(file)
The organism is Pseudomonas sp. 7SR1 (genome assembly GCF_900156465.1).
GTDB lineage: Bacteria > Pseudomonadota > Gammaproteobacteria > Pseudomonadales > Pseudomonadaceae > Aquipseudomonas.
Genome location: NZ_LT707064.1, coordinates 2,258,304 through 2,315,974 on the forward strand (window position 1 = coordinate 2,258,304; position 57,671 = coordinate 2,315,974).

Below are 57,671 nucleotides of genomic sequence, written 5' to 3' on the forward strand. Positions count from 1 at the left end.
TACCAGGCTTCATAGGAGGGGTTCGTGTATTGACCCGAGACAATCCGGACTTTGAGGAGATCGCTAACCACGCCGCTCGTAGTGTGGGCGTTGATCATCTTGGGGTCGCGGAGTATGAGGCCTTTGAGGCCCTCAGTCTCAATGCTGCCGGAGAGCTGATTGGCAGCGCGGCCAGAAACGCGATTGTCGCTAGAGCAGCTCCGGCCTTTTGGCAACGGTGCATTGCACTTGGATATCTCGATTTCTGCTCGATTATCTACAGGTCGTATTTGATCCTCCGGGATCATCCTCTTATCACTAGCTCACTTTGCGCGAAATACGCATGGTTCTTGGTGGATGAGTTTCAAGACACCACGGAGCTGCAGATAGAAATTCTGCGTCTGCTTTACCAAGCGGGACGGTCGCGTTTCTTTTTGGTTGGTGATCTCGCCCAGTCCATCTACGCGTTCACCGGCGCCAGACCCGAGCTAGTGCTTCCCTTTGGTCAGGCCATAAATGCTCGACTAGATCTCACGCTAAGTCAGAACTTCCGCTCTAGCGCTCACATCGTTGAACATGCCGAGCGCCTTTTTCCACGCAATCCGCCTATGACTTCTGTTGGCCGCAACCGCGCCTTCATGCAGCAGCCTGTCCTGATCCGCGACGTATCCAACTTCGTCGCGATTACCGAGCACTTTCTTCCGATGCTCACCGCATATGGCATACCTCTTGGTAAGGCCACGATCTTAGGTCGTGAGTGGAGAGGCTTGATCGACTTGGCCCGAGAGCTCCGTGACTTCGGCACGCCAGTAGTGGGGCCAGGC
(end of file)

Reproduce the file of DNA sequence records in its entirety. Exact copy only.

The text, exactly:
The organism is Pseudomonas sp. 7SR1 (genome assembly GCF_900156465.1).
GTDB lineage: Bacteria > Pseudomonadota > Gammaproteobacteria > Pseudomonadales > Pseudomonadaceae > Aquipseudomonas.
Genome location: NZ_LT707064.1, coordinates 2,258,304 through 2,315,974 on the forward strand (window position 1 = coordinate 2,258,304; position 57,671 = coordinate 2,315,974).

Below are 57,671 nucleotides of genomic sequence, written 5' to 3' on the forward strand. Positions count from 1 at the left end.
TACCAGGCTTCATAGGAGGGGTTCGTGTATTGACCCGAGACAATCCGGACTTTGAGGAGATCGCTAACCACGCCGCTCGTAGTGTGGGCGTTGATCATCTTGGGGTCGCGGAGTATGAGGCCTTTGAGGCCCTCAGTCTCAATGCTGCCGGAGAGCTGATTGGCAGCGCGGCCAGAAACGCGATTGTCGCTAGAGCAGCTCCGGCCTTTTGGCAACGGTGCATTGCACTTGGATATCTCGATTTCTGCTCGATTATCTACAGGTCGTATTTGATCCTCCGGGATCATCCTCTTATCACTAGCTCACTTTGCGCGAAATACGCATGGTTCTTGGTGGATGAGTTTCAAGACACCACGGAGCTGCAGATAGAAATTCTGCGTCTGCTTTACCAAGCGGGACGGTCGCGTTTCTTTTTGGTTGGTGATCTCGCCCAGTCCATCTACGCGTTCACCGGCGCCAGACCCGAGCTAGTGCTTCCCTTTGGTCAGGCCATAAATGCTCGACTAGATCTCACGCTAAGTCAGAACTTCCGCTCTAGCGCTCACATCGTTGAACATGCCGAGCGCCTTTTTCCACGCAATCCGCCTATGACTTCTGTTGGCCGCAACCGCGCCTTCATGCAGCAGCCTGTCCTGATCCGCGACGTATCCAACTTCGTCGCGATTACCGAGCACTTTCTTCCGATGCTCACCGCATATGGCATACCTCTTGGTAAGGCCACGATCTTAGGTCGTGAGTGGAGAGGCTTGATCGACTTGGCCCGAGAGCTCCGTGACTTCGGCACGCCAGTAGTGGGGCCAGGC